Jorrit: Totally agree!
We are collaborating in Groningen in your project for Martini Trade Park. How do you see collaborations such as Parkly X Bureau Buitendienst benefiting urban design in general?
Jorne: It is small interventions that can have a big impact. Urban design and especially this Parkly-project sheds a different light on how public seating and greening the city can look like. No boring benches but modular design that can be adjusted to the wishes and needs of the environment. This flexibility results in a design that really fits the wishes of the environment and therefore is a step in the right direction. Because the intervention is light it is a showcase on how this parking lot can be changed into a lively square and we hope it brings a starting point for more change and more Parkly. That’s how we can have a big impact with a small intervention.
Martini Trade Park office area is centered around a big parking lot. There are a lot of employees and visitors of the companies that are located in the area on a daily basis, but the public space is not designed to stay at all. The area has no benches to sit on, and no greenery, it is just mostly concrete, tarmac, and parked cars.
There have been initiatives to transform the public space for years, but these processes with a lot of stakeholders take a very long time. Parkly is a solution to quickly transform a non-space into a place to stay. Because of Parkly, stakeholders can be engaged in the transition process and we can show that small interventions can make a huge difference. Parkly is therefore a tool for change.
What is the most important topic at the moment for Dutch cities in regarding developing more liveable cities?
Jorne: For me it is inclusive and accessible cities. What we see happening in this neo-liberal housing market is that the money decides. Big anonymous investors and globalization make cities lose their own identity and the people that have been living here for decades get pushed out because housing becomes unaffordable. As a result, the spark and creativity of the original citizens and artists disappears, which smoothes out the city. A conflicting environment to be part of as an urban planner.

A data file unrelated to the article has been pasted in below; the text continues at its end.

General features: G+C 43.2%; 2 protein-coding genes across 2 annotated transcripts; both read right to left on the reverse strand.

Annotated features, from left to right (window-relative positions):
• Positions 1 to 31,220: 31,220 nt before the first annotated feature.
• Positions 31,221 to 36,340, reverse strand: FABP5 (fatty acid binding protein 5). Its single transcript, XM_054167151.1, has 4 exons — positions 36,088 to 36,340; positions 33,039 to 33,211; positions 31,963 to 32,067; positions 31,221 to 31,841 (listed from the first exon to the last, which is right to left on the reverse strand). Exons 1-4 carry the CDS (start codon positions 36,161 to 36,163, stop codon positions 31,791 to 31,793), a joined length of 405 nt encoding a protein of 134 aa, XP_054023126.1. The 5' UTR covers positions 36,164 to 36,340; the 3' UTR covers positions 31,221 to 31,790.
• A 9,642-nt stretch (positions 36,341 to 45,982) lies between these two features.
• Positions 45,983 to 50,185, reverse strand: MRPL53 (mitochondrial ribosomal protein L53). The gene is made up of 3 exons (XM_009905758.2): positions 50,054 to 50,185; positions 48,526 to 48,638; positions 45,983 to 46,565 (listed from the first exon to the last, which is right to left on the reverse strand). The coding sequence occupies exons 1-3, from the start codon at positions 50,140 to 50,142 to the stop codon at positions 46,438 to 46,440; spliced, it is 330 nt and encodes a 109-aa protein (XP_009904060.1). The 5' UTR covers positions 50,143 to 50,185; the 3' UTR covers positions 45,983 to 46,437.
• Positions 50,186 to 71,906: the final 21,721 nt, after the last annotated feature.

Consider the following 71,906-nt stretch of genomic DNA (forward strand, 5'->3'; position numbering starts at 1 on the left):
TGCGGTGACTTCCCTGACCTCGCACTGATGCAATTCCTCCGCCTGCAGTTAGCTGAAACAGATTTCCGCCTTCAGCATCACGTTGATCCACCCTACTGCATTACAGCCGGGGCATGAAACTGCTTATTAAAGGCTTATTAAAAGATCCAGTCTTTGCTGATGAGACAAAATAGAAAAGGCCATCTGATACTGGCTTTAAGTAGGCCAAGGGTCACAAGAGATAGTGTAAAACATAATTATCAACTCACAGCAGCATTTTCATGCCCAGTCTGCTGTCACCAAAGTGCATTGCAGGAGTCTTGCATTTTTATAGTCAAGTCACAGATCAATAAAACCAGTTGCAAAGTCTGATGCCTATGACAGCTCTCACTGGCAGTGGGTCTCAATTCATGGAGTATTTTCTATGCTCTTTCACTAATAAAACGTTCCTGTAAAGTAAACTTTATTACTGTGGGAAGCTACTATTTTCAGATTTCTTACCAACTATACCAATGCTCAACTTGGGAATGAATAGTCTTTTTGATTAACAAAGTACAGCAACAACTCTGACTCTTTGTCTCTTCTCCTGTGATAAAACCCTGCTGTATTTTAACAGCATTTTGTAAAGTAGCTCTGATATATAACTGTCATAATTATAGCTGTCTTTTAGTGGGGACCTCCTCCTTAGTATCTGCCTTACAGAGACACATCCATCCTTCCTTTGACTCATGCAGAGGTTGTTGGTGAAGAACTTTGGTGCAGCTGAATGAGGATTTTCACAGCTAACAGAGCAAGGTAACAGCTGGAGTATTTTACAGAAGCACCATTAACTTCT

Jorrit: Couldn’t agree more. Socially vulnerable neighbourhoods are the ones that could use extra care the most. But development and improvement can easily change the whole dynamics of a place and gradually make it too expensive for citizens to remain in the neighbourhoods they grew up in and would like to stay in. As an urban planner you should be aware of the balance between improvement and gentrification.
Dream big! What does an ideal future city look and feel like?
Jorne: In my ideal city we turn our streets into green lanes with grass and trees, we give public space back to nature and we find creative surprises in buildings and on the corners. The city should become more tactile, getting people back to experiencing the world with their senses and inviting us to go out and discover. Not in commercial shops and bars, but in artist spaces, in parks, streets, squares, empty churches and parking free canals. We push out big investors and give room to cheap rent in all neighborhoods! Cities should be accessible for all!
Jorrit: I think that a lot of people have similar ideas how an ideal city would look like. Research and design lab Space10 explored the concept of an ‘Ideal City’ and distinguished five characteristics: resourceful, accessible, shared, safe, and desirable. One could argue that all these characteristics mean something else to every individual, I can agree with all of them. However, the most important question for me is how we could achieve such an ideal future city.
I think that three developments would have the biggest impact on most cities in order to regain public space and enable all people to be able to participate in public life.
1. Drastically reduce the amount of cars in order to make the city safer and regain a huge amount of public space
2. Improve accessibility by foot and bicycle (and public transport) to enable people to roam the streets and be independent in their mobility choices
3. Make sure that the city is affordable to live and work in for all.